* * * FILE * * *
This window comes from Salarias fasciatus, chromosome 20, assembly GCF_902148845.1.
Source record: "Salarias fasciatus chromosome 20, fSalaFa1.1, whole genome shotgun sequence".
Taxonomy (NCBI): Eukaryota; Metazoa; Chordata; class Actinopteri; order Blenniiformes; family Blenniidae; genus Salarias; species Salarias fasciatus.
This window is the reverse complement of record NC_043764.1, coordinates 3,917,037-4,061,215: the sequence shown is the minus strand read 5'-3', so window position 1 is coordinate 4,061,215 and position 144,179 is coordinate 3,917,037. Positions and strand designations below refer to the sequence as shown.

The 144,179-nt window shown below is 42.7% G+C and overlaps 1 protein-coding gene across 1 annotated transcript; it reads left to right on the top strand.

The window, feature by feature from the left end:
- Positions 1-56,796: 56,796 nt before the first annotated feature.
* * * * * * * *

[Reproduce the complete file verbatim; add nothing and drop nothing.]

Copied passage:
This window comes from Salarias fasciatus, chromosome 20, assembly GCF_902148845.1.
Source record: "Salarias fasciatus chromosome 20, fSalaFa1.1, whole genome shotgun sequence".
Taxonomy (NCBI): Eukaryota; Metazoa; Chordata; class Actinopteri; order Blenniiformes; family Blenniidae; genus Salarias; species Salarias fasciatus.
This window is the reverse complement of record NC_043764.1, coordinates 3,917,037-4,061,215: the sequence shown is the minus strand read 5'-3', so window position 1 is coordinate 4,061,215 and position 144,179 is coordinate 3,917,037. Positions and strand designations below refer to the sequence as shown.

The 144,179-nt window shown below is 42.7% G+C and overlaps 1 protein-coding gene across 1 annotated transcript; it reads left to right on the top strand.

The window, feature by feature from the left end:
- Positions 1-56,796: 56,796 nt before the first annotated feature.